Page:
You/We Have Felt the Thunder – Now the Coming of the Storm!
In Remembrance of
Co-Founder of the American Indian Movement
(May 6, 1936 – January 11, 2022)
Kwame Ture always said that when you make a mistake and don’t correct it, you’ve made two mistakes. It is with this understanding, we offer our humble apology for the lateness of our condolences, for the honor of having known and been in solidarity with Clyde Bellecourt and the American Indian Movement (AIM).
The All-African People’s Revolutionary Party (GC) and our women’s wing, the All-African Women’s Revolutionary Union (GC) takes great pride in one of the most important lessons and demonstrative actions, that the life of our Brother Clyde Bellecourt taught, reinforced, and confirmed to his People/Nation and to all oppressed peoples summarized in a statement by the first President of Ghana, Kwame Nkrumah, who instructed about the importance of the presentation of a People’s history. We borrow from Nkrumah’s philosophy as detailed in his book, “Consciencism: Philosophy and Ideology for Decolonization” in saying:
In the new Indigenous renaissance, we must place great emphasis on the presentation of history. The Indigenous Peoples history needs to be written as the history of the Indigenous society, not as the story of European adventures. Indigenous society must be treated as enjoying its own integrity; Indigenous history must be a mirror of that society, and the European contact must find its place in this history only as an Indigenous experience, even if as a crucial one. That is to say, the European contact needs to be assessed and judged from the point of view of the principles animating Indigenous society, and from the point of view of the harmony and progress of their society.
Clyde Bellecourt advanced his legacy by helping to build an educational institution, named Heart of the Earth Survival School, along with a Center for Indian Youth and an Opportunities Industrialization Center/OIC, a job program for his People/Nation in 1972 and 1998 for the sole purpose of instilling this lesson and philosophy into the minds and hearts of his People, especially the youth. We know that a forgotten past or history will create a people with a forgotten identity. We salute Clyde for this achievement in the fight against cultural imperialism and domination.
Clyde epitomized boldness, tenacity and bravery through his struggles against various forms of oppression from the 1972 march -Trail of Broken Treaties, the 1973 Wounded Knee Occupation at Pine Ridge Indian Reservation, the Longest Walk Protest (5 months long) in 1978, against police brutality in 1998, spurring his participation in the resistance to an underground oil pipeline at the Standing Rock Indian Reservation in 2016 which are acts of rebellion and resistance for the liberation of his nation (White Earth Nation) and all Indigenous Peoples’ Movements and Humanity. In this work, Clyde was a granite rock of resistance to be emulated and remembered forever.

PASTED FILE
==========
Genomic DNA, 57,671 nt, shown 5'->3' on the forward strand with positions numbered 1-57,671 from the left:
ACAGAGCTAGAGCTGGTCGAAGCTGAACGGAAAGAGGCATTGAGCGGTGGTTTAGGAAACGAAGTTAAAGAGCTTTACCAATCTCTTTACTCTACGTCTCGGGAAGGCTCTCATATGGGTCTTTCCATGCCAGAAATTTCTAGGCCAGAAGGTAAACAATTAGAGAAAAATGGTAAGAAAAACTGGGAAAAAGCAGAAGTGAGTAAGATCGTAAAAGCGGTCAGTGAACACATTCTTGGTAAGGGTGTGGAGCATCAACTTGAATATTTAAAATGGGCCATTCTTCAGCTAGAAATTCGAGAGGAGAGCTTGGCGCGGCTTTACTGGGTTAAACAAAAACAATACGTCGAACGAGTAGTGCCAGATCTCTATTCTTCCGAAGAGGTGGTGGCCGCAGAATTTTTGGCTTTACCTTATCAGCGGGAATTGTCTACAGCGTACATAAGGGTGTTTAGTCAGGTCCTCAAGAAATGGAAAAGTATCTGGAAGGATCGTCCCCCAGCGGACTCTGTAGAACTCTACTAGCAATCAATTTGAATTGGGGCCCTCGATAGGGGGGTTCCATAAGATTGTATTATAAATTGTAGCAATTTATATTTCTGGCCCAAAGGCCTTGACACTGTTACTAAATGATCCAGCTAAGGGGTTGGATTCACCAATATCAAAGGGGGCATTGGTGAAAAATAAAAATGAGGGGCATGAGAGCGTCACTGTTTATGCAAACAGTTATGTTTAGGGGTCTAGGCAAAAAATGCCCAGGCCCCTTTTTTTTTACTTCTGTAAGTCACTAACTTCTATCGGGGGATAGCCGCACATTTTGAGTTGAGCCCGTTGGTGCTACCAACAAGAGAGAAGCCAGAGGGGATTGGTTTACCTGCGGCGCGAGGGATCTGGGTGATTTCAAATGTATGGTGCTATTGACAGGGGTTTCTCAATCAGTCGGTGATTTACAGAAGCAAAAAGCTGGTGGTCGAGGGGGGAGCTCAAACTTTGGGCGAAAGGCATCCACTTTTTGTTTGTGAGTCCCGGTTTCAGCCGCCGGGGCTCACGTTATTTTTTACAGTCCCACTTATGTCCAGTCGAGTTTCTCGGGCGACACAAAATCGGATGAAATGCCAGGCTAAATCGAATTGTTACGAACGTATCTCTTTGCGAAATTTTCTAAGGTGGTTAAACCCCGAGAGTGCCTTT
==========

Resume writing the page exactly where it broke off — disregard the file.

Clyde’s ogichidaa (warrior spirit) like behavior and attitude served as an example of defiance and steadfastness against any forms of indignity and disrespect toward Indigenous Peoples’ cultures. Clyde challenged the national and international racial attitudes that were displayed in American sports and worldwide, which appeared that in his mind left him no choice, but to use the weapon of organization as the tool for change and to challenge this racist behavior. Clyde helped mobilize, develop, and coordinate activities in opposition to racism by creating an organization called The National Coalition on Racism in Sports and the Media in 1998. Clyde left us the tool of organization and showed us how to use it continuing this battle as a part of his legacy.
Finally, we know Clyde Bellecourt as a co-founder of the American Indian Movement (AIM) in 1968; a nationalist and internationalist, a freedom fighter for justice, an alliance maker and coalition builder; a U.S. Bombing/Blockade Buster (Libya); an ally and friend to Africa and African people worldwide; and to Palestine and the Palestinian People, to Ireland and the Irish People and all oppressed Peoples. This is a relationship that we, through the Student Non-Violent Coordinating Committee (SNCC), Black Panther Party, All African People’s Revolutionary, All-African People’s Revolutionary Party (GC) have nurtured and shared with our brother Clyde, AIM and the Indigenous Peoples in the Western Hemisphere for over 54 years. The struggle continues…
The A-APRP (GC) sends revolutionary condolences to Clyde’s biological and ideological families, friends, and allies of his works & life’s mission. The A-APRP (GC) does not mourn Clyde’s transition to the ancestors, but his legacy inspires us to pick up his torch of independence, dignity, sovereignty, liberation, justice, peace, and freedom and carry it to the finish line. On this day, Thursday, January 27, 2022, we make our final salute to: NeeGawNwayWeeDun – Clyde Bellecourt.
We Stand, Ready for the Revolution,
Secretary, Pan-African and International Affairs